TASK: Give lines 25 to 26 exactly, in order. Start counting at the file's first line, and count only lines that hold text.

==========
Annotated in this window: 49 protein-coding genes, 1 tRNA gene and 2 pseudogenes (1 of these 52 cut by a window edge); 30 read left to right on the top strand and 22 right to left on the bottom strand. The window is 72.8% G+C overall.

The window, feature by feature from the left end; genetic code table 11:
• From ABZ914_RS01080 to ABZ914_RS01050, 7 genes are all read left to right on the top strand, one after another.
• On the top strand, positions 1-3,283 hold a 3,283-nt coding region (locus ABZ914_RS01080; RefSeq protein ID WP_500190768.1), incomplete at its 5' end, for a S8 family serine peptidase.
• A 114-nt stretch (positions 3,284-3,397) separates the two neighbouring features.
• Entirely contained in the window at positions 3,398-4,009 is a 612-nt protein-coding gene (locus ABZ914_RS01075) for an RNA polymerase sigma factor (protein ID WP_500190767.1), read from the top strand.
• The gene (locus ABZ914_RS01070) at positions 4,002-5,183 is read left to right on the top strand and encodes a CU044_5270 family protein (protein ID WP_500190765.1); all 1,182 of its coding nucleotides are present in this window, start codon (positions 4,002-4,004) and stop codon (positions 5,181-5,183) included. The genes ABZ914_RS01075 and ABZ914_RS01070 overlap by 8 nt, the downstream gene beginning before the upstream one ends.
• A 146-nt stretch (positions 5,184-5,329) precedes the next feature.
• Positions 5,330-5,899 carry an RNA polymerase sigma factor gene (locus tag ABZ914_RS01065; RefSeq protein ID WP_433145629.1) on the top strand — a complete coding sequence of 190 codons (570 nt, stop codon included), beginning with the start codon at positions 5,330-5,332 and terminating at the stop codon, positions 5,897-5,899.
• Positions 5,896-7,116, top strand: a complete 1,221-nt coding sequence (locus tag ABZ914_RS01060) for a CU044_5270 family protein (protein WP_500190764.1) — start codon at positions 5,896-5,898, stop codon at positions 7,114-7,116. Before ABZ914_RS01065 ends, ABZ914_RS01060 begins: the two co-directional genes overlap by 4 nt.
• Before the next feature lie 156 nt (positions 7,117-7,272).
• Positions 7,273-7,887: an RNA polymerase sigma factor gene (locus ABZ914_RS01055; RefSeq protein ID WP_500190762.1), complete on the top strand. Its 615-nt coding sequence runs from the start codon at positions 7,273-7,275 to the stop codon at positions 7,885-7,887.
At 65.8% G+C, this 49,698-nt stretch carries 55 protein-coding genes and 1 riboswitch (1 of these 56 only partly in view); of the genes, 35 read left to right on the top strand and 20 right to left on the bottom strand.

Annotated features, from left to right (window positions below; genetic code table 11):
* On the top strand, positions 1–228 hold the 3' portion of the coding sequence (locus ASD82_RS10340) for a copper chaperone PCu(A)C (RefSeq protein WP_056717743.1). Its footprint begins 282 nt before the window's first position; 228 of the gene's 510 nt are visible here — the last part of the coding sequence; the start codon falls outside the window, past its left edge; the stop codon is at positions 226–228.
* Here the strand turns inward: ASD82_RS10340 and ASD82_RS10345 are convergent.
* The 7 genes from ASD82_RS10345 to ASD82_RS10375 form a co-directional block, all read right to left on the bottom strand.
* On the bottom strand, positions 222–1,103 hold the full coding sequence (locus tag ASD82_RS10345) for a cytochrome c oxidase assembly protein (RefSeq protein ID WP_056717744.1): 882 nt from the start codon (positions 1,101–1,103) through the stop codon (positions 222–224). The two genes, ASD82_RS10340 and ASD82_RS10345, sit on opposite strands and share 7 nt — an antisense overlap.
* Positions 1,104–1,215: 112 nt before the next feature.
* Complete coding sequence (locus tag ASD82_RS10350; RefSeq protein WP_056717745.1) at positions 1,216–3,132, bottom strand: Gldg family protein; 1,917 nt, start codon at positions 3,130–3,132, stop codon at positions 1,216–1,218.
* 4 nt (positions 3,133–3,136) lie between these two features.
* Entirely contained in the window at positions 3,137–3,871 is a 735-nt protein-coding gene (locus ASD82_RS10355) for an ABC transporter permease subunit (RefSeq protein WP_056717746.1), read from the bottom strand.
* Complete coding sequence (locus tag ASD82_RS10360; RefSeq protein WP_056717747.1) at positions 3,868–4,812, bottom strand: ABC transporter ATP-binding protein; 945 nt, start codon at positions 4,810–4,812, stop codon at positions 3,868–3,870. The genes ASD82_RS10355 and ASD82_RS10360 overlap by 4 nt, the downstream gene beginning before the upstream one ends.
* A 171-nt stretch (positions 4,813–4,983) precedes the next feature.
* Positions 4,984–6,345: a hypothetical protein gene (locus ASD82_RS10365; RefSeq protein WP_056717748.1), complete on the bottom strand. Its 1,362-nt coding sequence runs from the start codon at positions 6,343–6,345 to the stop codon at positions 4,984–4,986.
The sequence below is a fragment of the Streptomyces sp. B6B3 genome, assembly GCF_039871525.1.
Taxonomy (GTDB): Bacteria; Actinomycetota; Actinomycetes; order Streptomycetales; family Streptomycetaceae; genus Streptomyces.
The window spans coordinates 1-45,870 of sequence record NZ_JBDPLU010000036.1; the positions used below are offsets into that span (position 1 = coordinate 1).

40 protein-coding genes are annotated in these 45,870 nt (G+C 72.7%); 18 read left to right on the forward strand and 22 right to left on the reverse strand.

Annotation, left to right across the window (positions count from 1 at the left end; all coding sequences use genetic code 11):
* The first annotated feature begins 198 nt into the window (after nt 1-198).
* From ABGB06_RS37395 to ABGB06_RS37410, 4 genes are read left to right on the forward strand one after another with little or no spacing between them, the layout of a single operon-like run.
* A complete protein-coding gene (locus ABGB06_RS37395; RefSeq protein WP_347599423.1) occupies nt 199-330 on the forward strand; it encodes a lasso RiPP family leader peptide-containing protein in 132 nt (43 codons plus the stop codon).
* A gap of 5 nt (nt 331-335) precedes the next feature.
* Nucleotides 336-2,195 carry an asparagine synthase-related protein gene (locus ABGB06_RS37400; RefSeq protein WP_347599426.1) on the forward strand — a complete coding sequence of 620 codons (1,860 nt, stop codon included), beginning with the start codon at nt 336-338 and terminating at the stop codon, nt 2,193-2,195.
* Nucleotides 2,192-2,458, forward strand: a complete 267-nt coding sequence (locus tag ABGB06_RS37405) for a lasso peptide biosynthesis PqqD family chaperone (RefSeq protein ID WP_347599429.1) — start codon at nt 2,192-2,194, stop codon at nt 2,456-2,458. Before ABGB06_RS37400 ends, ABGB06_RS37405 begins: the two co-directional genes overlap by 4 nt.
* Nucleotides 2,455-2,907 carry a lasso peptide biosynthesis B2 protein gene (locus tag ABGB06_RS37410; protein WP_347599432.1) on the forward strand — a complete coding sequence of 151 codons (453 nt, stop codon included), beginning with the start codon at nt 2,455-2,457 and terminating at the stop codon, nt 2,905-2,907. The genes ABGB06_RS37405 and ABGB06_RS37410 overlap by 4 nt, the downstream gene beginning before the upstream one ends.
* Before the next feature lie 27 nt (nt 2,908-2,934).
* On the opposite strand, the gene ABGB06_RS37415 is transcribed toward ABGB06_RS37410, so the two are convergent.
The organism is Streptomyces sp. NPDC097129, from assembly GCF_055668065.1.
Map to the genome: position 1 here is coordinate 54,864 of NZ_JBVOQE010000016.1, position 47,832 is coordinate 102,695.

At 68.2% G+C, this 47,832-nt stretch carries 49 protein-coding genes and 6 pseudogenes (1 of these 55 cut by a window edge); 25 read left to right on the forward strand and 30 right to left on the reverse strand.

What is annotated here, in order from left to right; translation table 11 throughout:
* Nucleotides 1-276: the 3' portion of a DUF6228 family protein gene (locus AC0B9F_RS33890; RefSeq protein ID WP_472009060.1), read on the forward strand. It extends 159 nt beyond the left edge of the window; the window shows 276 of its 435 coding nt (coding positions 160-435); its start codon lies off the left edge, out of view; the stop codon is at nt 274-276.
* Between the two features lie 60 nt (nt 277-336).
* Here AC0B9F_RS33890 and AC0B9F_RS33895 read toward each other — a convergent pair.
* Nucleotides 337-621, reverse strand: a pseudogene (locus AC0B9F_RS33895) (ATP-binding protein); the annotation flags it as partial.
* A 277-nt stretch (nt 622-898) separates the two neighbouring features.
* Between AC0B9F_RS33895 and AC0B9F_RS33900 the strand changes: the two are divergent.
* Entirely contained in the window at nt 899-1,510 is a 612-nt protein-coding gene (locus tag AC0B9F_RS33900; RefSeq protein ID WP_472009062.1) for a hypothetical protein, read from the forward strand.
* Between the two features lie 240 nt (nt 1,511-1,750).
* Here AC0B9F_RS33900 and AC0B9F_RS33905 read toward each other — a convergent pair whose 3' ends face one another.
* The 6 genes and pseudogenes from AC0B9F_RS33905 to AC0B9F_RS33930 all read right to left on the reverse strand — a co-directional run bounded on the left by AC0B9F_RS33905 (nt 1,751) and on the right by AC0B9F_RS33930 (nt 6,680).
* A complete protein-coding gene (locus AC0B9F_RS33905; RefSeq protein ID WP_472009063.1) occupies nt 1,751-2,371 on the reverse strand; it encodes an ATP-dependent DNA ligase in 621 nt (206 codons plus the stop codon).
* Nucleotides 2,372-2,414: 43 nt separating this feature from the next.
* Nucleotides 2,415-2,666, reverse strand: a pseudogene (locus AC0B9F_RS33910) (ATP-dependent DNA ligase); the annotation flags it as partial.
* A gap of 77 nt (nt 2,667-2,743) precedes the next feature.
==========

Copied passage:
* Positions 4,984–6,345: a hypothetical protein gene (locus ASD82_RS10365; RefSeq protein WP_056717748.1), complete on the bottom strand. Its 1,362-nt coding sequence runs from the start codon at positions 6,343–6,345 to the stop codon at positions 4,984–4,986.
The sequence below is a fragment of the Streptomyces sp. B6B3 genome, assembly GCF_039871525.1.